With the power of owning a chimney comes a lot of responsibility. You may think that they need little care and maintenance, but this is not the case.
A poorly maintained chimney can lead to a lot of problems and could potentially cause a large fire.
While you can no longer send small children up the chimney to clean it, there is no need to be concerned. Cleaning the chimney is an easy task with the right equipment and once you have got the hang of it there will be no problems.
If the task is still too daunting, you can always contact a professional to come and clean your chimney for you.
What Makes Your Chimney Dirty?
Wood fires are primarily what lead up to a buildup of dirt and grime on the inside of your chimney. When wood combusts it releases a number of contaminants such as soot and other things that create a coating on the inside of your chimney flue.
One such contaminant is creosote. This is a black and greasy substance that comes as a by-product of wood combustion.
This is created by the combination of water vapor, smoke, gas, tiny wood particles, tar fog, and other pollutants. Creosote is a highly flammable residue that forms in 3 distinct stages.
The first stage is ash, the second is flaky, and the third is glazed. It forms via condensation and must be scraped off to be removed.
As the stages progress, the thickness of the residue increases. Once the creosote layer becomes ⅛ inch thick or more, it must be removed.
Not only this, the opening at the top of the chimney is often exposed. We all know the scary feeling of a bird falling down and flying, covered in soot, around your home while you panic.
These birds can also drop organic, flammable debris down the tunnel of your chimney. Small animals and other vermin are notorious for doing this too.
In chimneys without flue caps, the wind is very prone to blowing small twigs, leaves, and other flammable materials down the chimney.
These can all combust when they come into contact with sparks or flames and will contribute to the creation of that delicious chimney coating.
What Are The Dangers Of Not Cleaning Your Chimney?
If you do not keep your chimney clean then it will greatly reduce your wood-burning abilities. Fires will take much longer to catch and start burning, and the flames will be a lot less vigorous.
The real danger of not cleaning your chimney is that it can cause a chimney fire. These will start off sounding like a few small pops and snaps.
These will quickly build in intensity and soon they will sound like gunshots. This will then develop into a low, deep rumbling noise and you will see oily streaks of black creosote raining down into the firebox.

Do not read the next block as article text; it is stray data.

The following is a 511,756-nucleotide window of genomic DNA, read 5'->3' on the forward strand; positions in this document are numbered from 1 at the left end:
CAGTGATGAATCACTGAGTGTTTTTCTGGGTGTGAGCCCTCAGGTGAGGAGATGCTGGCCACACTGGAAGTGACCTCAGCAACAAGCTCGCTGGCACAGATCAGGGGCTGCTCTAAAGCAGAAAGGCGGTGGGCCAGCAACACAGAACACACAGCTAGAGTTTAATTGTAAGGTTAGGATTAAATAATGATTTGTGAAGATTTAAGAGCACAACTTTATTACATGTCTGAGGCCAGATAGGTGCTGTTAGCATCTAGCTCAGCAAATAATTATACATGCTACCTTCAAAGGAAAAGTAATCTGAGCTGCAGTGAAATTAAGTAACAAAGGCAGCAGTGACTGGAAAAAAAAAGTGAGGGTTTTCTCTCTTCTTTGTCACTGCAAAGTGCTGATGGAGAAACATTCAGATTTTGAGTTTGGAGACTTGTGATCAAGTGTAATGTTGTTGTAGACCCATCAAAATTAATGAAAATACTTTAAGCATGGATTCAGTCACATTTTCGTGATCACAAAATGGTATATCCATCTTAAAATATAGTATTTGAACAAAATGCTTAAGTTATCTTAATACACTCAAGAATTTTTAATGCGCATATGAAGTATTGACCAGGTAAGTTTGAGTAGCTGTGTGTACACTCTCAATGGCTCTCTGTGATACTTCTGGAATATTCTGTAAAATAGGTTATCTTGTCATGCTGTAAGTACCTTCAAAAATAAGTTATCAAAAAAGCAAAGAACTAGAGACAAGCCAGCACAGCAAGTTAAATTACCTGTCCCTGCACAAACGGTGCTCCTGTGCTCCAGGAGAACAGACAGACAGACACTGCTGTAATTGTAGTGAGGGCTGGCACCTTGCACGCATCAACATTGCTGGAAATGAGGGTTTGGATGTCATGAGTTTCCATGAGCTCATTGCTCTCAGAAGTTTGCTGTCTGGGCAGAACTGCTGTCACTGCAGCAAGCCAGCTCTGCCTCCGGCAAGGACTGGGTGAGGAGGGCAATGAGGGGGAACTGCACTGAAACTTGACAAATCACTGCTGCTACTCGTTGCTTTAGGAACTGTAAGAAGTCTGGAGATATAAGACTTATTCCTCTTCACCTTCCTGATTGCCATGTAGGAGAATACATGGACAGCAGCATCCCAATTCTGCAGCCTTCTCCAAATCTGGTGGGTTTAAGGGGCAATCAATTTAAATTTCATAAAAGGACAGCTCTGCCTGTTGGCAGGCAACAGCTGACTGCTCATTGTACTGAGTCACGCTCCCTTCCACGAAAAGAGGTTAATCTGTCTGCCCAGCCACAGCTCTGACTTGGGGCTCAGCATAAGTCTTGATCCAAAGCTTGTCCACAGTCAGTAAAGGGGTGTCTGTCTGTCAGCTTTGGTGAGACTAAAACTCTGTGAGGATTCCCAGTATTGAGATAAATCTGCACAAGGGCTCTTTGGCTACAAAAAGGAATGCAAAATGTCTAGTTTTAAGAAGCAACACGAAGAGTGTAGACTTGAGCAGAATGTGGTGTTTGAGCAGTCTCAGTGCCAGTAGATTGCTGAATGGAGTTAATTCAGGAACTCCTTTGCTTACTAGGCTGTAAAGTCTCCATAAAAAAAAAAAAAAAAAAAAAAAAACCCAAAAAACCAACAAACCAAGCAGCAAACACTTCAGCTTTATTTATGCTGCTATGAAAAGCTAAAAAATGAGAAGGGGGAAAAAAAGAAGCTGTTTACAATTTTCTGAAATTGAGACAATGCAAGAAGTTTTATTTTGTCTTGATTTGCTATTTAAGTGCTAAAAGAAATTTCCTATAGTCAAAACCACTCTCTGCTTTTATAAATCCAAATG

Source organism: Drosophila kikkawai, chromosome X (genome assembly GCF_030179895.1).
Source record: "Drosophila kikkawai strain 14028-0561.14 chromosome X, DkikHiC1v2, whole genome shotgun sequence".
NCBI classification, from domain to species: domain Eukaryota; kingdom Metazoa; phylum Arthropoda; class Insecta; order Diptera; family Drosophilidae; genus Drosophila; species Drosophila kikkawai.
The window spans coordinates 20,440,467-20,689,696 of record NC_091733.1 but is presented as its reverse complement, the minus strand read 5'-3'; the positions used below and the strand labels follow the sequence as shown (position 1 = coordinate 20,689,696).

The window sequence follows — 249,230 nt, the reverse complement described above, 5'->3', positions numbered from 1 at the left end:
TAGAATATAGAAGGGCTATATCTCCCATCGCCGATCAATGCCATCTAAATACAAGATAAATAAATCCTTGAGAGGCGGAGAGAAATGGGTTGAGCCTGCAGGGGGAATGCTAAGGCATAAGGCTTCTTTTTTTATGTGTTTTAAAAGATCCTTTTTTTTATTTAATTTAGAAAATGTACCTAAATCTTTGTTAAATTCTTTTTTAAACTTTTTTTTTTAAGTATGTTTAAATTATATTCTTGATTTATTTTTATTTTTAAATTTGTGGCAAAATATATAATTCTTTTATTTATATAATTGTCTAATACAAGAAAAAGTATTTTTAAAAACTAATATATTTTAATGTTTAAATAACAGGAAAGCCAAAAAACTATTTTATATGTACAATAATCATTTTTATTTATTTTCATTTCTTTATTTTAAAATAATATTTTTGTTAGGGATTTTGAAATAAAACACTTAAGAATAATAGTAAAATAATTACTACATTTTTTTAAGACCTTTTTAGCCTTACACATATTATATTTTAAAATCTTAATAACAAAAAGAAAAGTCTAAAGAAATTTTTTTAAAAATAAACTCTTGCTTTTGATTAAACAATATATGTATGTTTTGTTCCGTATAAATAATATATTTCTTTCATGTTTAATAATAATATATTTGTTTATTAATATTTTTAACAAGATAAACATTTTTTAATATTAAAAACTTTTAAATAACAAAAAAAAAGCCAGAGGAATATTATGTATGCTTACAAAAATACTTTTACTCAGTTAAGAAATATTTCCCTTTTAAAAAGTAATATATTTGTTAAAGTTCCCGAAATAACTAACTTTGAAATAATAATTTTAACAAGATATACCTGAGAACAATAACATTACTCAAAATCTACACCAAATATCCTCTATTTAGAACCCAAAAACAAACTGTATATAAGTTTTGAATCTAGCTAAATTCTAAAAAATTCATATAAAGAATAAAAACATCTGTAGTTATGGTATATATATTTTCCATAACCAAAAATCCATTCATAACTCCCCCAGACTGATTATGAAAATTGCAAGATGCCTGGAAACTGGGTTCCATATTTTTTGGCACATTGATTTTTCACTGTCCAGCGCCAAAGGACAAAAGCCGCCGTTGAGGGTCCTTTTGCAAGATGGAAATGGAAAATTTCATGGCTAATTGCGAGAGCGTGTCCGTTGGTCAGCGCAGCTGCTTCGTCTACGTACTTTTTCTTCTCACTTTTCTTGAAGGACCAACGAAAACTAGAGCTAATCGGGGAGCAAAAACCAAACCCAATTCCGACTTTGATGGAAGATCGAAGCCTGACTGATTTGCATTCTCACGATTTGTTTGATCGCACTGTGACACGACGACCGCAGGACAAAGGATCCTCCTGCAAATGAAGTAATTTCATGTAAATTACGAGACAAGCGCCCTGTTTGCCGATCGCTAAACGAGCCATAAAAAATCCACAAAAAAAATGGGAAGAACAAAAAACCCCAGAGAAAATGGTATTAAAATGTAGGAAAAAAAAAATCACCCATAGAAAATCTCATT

What Is A Chimney Fire?
A chimney fire is a very dangerous occurrence and typically cannot be controlled or restrained by the homeowner. They are often incredibly damaging and result in the entire house being destroyed.
This is not necessarily just from the flames. The only way to extinguish a chimney fire is to shoot torrents of water down the chimney from the top, which often leads to severe flood damage to your home.
The fire is often likened to some kind of explosion. Flames are commonly seen escaping the top of the chimney and travel all the way down to the firebox.
This causes thermal expansion and can lead to the flue becoming cracked. If this happens, flames can rush out through the crack and into different regions of your home.
How Often To Clean A Chimney
You should clean your chimney at least once each year to reduce the risk of chimney fires. This is ideally carried out during the first half of fall, a little while before you begin to light fires for the winter season.
If you have opted to hire a chimney sweep, you may find hiring them at the end of summer is easier. This is a less busy period for chimney cleaning companies and you may be able to get the job done faster and more efficiently.
If you want to clean it yourself, it is advised to do this during summer. The weather conditions are mild and the roof will be dry and safe, reducing the risk of slipping and falling.
If you notice a layer of creosote on the inside of your chimney that is thicker than ⅛ inch, you should clean it.
Keep an eye out for honeycomb textured creosote build-up, or soot and creosote falling into the firebox when the fire has been lit.
If you burn a lot of fake wood, use your fireplace a lot, or burn green and unseasoned firewood, you will need to up the frequency of your chimney sweeping schedule.
How To Keep Your Chimney Clean For Longer
You should always opt for the driest and most clean firewood to burn. These are often hardwoods, as they have a low sap content and are unlikely to clog up your chimney flue.
Check the flue regularly for any signs of blockages in the flue or cap. This is particularly relevant after high winds and stormy weather conditions.
Keep an eye out for ash in your fireplace. While you want to remove a decent amount of the residual ash once the fire has been extinguished, you should try to leave about an inch deep layer of ash.
This will help you to create and start fires more easily, reducing the overall build-up levels. When the fire season is over, you should remove all of the ash. This can be used in your garden to increase the nutrient composition of your garden soil.
There are a number of commercially available products that are designed to reduce or slow down the accumulation of creosote. These are just sprayed up the flue of your chimney.